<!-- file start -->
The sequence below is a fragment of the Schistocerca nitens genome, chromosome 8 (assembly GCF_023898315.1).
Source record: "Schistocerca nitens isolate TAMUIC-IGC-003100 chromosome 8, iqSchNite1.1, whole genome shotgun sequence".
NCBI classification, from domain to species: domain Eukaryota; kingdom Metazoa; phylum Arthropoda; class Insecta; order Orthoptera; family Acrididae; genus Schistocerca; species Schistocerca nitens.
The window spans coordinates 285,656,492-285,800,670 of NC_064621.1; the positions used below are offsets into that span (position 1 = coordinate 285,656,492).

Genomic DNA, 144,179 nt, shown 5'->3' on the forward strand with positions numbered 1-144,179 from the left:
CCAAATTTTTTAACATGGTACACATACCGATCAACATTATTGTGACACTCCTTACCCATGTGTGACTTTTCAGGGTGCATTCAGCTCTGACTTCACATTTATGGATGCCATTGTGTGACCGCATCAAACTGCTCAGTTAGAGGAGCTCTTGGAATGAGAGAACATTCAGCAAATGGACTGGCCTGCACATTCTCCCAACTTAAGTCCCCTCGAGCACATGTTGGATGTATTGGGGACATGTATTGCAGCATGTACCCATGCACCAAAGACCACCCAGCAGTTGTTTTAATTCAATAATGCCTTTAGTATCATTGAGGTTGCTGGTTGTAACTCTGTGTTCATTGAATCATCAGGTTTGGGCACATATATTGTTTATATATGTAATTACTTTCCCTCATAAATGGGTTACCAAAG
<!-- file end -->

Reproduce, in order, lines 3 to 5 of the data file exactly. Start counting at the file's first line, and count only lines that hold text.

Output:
NCBI classification, from domain to species: domain Eukaryota; kingdom Metazoa; phylum Arthropoda; class Insecta; order Orthoptera; family Acrididae; genus Schistocerca; species Schistocerca nitens.
The window spans coordinates 285,656,492-285,800,670 of NC_064621.1; the positions used below are offsets into that span (position 1 = coordinate 285,656,492).

Genomic DNA, 144,179 nt, shown 5'->3' on the forward strand with positions numbered 1-144,179 from the left: